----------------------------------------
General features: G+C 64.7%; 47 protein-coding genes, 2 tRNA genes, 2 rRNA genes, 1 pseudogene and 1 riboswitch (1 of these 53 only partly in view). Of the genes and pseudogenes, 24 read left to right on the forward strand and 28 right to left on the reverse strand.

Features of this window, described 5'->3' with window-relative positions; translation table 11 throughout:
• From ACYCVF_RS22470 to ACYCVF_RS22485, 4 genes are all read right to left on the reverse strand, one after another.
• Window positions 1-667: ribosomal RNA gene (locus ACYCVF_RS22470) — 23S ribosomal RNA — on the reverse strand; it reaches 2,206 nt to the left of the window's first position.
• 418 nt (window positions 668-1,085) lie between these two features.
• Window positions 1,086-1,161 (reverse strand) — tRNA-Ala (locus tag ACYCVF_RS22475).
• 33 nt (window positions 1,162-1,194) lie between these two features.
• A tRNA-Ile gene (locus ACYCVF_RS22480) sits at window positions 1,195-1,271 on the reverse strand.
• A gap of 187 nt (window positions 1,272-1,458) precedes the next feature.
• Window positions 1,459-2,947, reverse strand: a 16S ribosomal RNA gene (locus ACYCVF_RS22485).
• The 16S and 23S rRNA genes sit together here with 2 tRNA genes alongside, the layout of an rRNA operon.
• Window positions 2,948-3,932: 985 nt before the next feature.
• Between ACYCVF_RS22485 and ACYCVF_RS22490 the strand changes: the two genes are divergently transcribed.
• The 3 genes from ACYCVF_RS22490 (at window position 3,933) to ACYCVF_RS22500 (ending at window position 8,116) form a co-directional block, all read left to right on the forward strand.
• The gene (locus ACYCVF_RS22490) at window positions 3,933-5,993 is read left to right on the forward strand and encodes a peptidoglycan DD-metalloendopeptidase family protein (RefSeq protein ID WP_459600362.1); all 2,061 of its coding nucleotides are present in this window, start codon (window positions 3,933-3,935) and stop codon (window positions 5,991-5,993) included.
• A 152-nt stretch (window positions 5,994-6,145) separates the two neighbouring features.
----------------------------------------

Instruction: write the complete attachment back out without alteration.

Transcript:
General features: G+C 64.7%; 47 protein-coding genes, 2 tRNA genes, 2 rRNA genes, 1 pseudogene and 1 riboswitch (1 of these 53 only partly in view). Of the genes and pseudogenes, 24 read left to right on the forward strand and 28 right to left on the reverse strand.

Features of this window, described 5'->3' with window-relative positions; translation table 11 throughout:
• From ACYCVF_RS22470 to ACYCVF_RS22485, 4 genes are all read right to left on the reverse strand, one after another.
• Window positions 1-667: ribosomal RNA gene (locus ACYCVF_RS22470) — 23S ribosomal RNA — on the reverse strand; it reaches 2,206 nt to the left of the window's first position.
• 418 nt (window positions 668-1,085) lie between these two features.
• Window positions 1,086-1,161 (reverse strand) — tRNA-Ala (locus tag ACYCVF_RS22475).
• 33 nt (window positions 1,162-1,194) lie between these two features.
• A tRNA-Ile gene (locus ACYCVF_RS22480) sits at window positions 1,195-1,271 on the reverse strand.
• A gap of 187 nt (window positions 1,272-1,458) precedes the next feature.
• Window positions 1,459-2,947, reverse strand: a 16S ribosomal RNA gene (locus ACYCVF_RS22485).
• The 16S and 23S rRNA genes sit together here with 2 tRNA genes alongside, the layout of an rRNA operon.
• Window positions 2,948-3,932: 985 nt before the next feature.
• Between ACYCVF_RS22485 and ACYCVF_RS22490 the strand changes: the two genes are divergently transcribed.
• The 3 genes from ACYCVF_RS22490 (at window position 3,933) to ACYCVF_RS22500 (ending at window position 8,116) form a co-directional block, all read left to right on the forward strand.
• The gene (locus ACYCVF_RS22490) at window positions 3,933-5,993 is read left to right on the forward strand and encodes a peptidoglycan DD-metalloendopeptidase family protein (RefSeq protein ID WP_459600362.1); all 2,061 of its coding nucleotides are present in this window, start codon (window positions 3,933-3,935) and stop codon (window positions 5,991-5,993) included.
• A 152-nt stretch (window positions 5,994-6,145) separates the two neighbouring features.